Germany steps up pressure on Turkey over Syria offensive
Germany hardened its stance Thursday against Turkey over its military offensive against a Kurdish militia in Syria, which threatened to end a thaw in frosty relations between the NATO partners.
Foreign Minister Sigmar Gabriel voiced "great concern" about Turkey's cross-border military incursion, called for NATO to discuss the situation and said Berlin would put on ice any weapons deals.
Most painfully for Turkey, he postponed for at least several months a request to upgrade German-made Leopard tanks which Ankara has deployed in its operation against the Syrian-Kurdish militia YPG.
Gabriel said Berlin and Paris were committed "to stopping a further escalation, to allowing humanitarian access and protecting the civilian population. That has top priority".
Germany is home to three million ethnic Turks and hundreds of thousands of Kurds, and tensions heightened by the military conflict have again spilled into the EU country.
Kurdish protesters brawled with Turkish air passengers at Hanover airport on Monday, while in the eastern city of Leipzig attackers smashed the windows of mosques run by the Turkish-controlled Ditib organisation.
- 'No dirty deals' -
The tensions threaten to reverse progress in Berlin-Ankara ties that had only recently started to recover.
Relations had plummeted especially after Germany criticised the human rights situation in Turkey amid a mass wave of arrests following a 2016 failed coup.
Germany has been particularly angered by Turkey's arrest of several of its citizens, including dual-nationality Die Welt daily journalist Deniz Yucel, who has been held for 11 months.
But in a gradual rapprochement, Gabriel weeks ago invited to his family home his Turkish counterpart Mevlut Cavusoglu at a time Ankara was releasing several of the Germans Berlin has labelled "political hostages".
Cavusoglu in the talks presented a request -- for Berlin to allow German arms maker Rheinmetall to overhaul Turkey's fleet of Leopard 2 battle tanks with better armour and defence systems.
Berlin has delivered over 700 of the tanks to Turkey since the 1980s, including 354 Leopard 2 tanks between 2006 and 2011.
Turkey wants to upgrade them after several were reportedly destroyed with mines or explosives by Islamic State group jihadists in 2016.
News weekly Der Spiegel wrote that Germany had hoped that giving the green light to such an overhaul would aid efforts to free Yucel, although the government has denied any link.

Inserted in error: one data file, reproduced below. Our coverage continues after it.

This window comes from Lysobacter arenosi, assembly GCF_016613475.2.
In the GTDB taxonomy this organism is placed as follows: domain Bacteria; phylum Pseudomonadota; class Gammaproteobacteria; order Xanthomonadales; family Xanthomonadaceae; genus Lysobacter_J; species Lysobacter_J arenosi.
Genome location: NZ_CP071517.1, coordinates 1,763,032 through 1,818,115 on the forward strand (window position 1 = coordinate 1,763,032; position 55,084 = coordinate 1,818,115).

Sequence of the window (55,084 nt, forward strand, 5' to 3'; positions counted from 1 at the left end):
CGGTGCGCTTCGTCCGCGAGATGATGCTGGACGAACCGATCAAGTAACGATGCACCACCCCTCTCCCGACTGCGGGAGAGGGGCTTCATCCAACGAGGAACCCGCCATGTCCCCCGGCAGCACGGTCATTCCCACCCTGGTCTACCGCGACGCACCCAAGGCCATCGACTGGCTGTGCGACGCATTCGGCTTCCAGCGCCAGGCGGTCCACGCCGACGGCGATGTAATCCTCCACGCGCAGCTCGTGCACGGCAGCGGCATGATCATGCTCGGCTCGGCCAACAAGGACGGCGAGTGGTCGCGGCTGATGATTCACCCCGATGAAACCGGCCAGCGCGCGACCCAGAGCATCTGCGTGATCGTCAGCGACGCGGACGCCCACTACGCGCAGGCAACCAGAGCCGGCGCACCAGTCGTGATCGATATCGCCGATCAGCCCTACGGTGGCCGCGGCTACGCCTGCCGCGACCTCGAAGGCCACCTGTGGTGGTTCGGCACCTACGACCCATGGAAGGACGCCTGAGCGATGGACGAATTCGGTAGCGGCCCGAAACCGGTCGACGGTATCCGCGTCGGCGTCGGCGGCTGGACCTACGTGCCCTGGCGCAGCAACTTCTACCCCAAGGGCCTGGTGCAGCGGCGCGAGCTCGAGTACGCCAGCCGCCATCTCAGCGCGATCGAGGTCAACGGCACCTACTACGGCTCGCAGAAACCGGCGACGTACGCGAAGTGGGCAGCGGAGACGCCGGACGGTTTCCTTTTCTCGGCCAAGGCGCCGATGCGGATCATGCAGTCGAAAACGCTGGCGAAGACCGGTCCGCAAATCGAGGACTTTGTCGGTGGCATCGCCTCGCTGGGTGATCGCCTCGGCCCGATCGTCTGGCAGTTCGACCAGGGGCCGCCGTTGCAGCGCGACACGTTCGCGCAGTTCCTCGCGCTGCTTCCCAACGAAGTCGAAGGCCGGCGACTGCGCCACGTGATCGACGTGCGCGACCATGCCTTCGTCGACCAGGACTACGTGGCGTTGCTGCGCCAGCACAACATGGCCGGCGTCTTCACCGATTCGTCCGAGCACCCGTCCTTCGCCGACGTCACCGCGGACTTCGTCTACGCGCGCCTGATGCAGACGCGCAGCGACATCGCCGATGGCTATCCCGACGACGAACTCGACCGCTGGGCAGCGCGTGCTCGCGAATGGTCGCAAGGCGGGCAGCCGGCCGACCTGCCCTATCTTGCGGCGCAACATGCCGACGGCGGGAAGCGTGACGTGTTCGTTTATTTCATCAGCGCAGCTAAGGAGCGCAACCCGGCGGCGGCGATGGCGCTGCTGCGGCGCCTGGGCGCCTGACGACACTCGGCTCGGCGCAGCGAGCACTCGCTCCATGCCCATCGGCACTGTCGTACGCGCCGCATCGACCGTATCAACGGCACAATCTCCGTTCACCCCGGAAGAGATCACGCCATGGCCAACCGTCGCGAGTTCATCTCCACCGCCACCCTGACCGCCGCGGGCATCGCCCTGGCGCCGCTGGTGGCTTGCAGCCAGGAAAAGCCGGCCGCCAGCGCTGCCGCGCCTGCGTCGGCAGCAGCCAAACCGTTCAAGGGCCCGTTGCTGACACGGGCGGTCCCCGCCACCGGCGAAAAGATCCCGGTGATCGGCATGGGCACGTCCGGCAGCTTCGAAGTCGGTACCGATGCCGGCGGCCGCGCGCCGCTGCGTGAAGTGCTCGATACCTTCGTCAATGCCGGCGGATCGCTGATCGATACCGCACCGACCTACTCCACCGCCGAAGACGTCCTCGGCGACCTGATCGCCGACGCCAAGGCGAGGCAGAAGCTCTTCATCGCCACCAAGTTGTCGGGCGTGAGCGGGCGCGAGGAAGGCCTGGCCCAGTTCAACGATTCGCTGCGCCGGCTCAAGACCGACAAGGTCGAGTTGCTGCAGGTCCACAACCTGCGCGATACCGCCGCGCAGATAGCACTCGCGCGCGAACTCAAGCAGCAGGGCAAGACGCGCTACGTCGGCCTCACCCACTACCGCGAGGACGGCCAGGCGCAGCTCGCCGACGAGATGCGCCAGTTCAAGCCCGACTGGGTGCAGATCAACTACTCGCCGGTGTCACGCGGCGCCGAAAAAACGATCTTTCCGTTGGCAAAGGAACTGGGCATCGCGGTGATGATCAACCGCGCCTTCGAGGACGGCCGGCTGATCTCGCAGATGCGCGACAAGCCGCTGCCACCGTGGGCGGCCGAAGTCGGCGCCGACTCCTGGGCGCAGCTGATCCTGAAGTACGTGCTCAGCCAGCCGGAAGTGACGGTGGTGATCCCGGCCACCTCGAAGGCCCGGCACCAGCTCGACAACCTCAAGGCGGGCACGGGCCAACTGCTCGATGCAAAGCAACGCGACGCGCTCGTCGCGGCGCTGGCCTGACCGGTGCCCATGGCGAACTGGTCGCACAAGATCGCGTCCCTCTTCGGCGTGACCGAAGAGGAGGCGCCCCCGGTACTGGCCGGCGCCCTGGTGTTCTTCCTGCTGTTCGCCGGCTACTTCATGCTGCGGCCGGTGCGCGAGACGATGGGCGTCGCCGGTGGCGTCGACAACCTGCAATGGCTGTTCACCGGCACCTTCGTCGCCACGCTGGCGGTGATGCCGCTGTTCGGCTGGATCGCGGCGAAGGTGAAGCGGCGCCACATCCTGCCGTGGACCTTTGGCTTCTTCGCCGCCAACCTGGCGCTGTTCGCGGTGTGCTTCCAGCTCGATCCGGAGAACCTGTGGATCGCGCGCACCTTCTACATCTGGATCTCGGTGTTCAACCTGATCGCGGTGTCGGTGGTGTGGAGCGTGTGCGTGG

Yucel himself said this month, in a written interview with German news agency DPA from his Turkish jail cell, that he was "not available for any dirty deals" to win his freedom.
- 'Combat strength' -
The situation changed dramatically when battlefield images from Syria this week showed Turkey was using Leopard tanks there.
German weapons exports are a sensitive issue for many voters who believe that profiting from military conflicts is unethical.
The far-left Die Linke and Greens opposition parties quickly demanded an end to all military cooperation with Turkey.
And lawmaker Norbert Roettgen of Merkel's CDU party protested that "it is completely out of the question for Germany to increase the combat strength of the Leopard tanks in Turkey if the Turkish army is going after the Kurds in northern Syria".
Under growing domestic pressure, Gabriel put an end to the deal on Thursday, at least for now.
"Concerning the current discussions about defence exports, the government is clear about the fact that we must not and will not export into conflict zones," he said in a statement.
The topic of weapons exports would be discussed in coming weeks in talks between his Social Democrats and Merkel's conservatives on whether to renew their current right-left "grand coalition" he said.
"That is why we, as the caretaker government, agree that we will ... postpone any consultations on critical projects until the formation of a new government."
© 2018 AFP